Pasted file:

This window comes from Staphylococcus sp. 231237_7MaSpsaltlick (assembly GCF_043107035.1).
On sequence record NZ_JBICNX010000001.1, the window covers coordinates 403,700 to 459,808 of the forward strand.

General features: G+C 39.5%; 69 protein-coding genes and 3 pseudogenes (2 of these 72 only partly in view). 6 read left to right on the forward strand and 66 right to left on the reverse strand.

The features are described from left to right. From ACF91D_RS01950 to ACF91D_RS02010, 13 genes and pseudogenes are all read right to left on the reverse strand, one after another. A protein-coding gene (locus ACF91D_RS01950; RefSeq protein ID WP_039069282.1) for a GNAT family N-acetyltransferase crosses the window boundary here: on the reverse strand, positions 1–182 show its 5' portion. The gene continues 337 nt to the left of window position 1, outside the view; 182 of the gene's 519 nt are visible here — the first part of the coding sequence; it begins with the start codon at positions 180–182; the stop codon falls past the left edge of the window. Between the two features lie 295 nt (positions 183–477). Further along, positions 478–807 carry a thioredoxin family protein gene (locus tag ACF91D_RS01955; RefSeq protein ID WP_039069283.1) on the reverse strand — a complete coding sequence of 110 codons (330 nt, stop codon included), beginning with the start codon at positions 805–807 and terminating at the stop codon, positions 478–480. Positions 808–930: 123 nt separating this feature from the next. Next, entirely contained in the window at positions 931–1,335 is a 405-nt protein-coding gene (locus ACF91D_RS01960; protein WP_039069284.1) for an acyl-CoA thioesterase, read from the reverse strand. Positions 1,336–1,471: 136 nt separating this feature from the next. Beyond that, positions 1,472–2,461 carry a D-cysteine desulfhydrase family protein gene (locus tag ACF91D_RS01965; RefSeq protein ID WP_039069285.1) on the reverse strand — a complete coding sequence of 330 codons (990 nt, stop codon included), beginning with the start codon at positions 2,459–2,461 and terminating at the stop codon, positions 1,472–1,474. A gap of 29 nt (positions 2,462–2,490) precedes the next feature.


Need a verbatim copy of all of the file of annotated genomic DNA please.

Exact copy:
This window comes from Staphylococcus sp. 231237_7MaSpsaltlick (assembly GCF_043107035.1).
On sequence record NZ_JBICNX010000001.1, the window covers coordinates 403,700 to 459,808 of the forward strand.

General features: G+C 39.5%; 69 protein-coding genes and 3 pseudogenes (2 of these 72 only partly in view). 6 read left to right on the forward strand and 66 right to left on the reverse strand.

The features are described from left to right. From ACF91D_RS01950 to ACF91D_RS02010, 13 genes and pseudogenes are all read right to left on the reverse strand, one after another. A protein-coding gene (locus ACF91D_RS01950; RefSeq protein ID WP_039069282.1) for a GNAT family N-acetyltransferase crosses the window boundary here: on the reverse strand, positions 1–182 show its 5' portion. The gene continues 337 nt to the left of window position 1, outside the view; 182 of the gene's 519 nt are visible here — the first part of the coding sequence; it begins with the start codon at positions 180–182; the stop codon falls past the left edge of the window. Between the two features lie 295 nt (positions 183–477). Further along, positions 478–807 carry a thioredoxin family protein gene (locus tag ACF91D_RS01955; RefSeq protein ID WP_039069283.1) on the reverse strand — a complete coding sequence of 110 codons (330 nt, stop codon included), beginning with the start codon at positions 805–807 and terminating at the stop codon, positions 478–480. Positions 808–930: 123 nt separating this feature from the next. Next, entirely contained in the window at positions 931–1,335 is a 405-nt protein-coding gene (locus ACF91D_RS01960; protein WP_039069284.1) for an acyl-CoA thioesterase, read from the reverse strand. Positions 1,336–1,471: 136 nt separating this feature from the next. Beyond that, positions 1,472–2,461 carry a D-cysteine desulfhydrase family protein gene (locus tag ACF91D_RS01965; RefSeq protein ID WP_039069285.1) on the reverse strand — a complete coding sequence of 330 codons (990 nt, stop codon included), beginning with the start codon at positions 2,459–2,461 and terminating at the stop codon, positions 1,472–1,474. A gap of 29 nt (positions 2,462–2,490) precedes the next feature.